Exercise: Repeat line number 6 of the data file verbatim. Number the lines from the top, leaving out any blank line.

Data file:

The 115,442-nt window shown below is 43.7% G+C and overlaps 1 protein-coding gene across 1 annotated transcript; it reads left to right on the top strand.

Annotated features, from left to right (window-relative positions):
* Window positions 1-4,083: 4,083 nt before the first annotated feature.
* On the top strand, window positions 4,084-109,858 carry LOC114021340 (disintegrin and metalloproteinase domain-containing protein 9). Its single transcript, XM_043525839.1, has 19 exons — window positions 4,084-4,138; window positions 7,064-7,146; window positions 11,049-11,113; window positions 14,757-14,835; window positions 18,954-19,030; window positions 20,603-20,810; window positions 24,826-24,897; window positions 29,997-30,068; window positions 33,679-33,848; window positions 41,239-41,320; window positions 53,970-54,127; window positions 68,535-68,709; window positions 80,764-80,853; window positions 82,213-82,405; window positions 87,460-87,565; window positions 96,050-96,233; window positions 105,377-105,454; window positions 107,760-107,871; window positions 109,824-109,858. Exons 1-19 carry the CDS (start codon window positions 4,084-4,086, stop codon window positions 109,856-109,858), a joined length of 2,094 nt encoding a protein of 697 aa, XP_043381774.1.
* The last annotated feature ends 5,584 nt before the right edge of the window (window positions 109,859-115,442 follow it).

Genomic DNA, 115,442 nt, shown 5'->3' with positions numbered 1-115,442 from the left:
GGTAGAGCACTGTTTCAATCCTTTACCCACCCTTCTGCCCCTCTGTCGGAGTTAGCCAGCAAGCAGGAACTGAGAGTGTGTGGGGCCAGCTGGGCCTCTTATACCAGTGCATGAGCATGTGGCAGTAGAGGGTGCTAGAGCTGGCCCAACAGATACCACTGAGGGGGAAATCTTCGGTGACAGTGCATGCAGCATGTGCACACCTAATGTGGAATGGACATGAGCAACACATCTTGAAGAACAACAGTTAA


Genomic DNA, 115,442 nt, shown 5'->3' with positions numbered 1-115,442 from the left: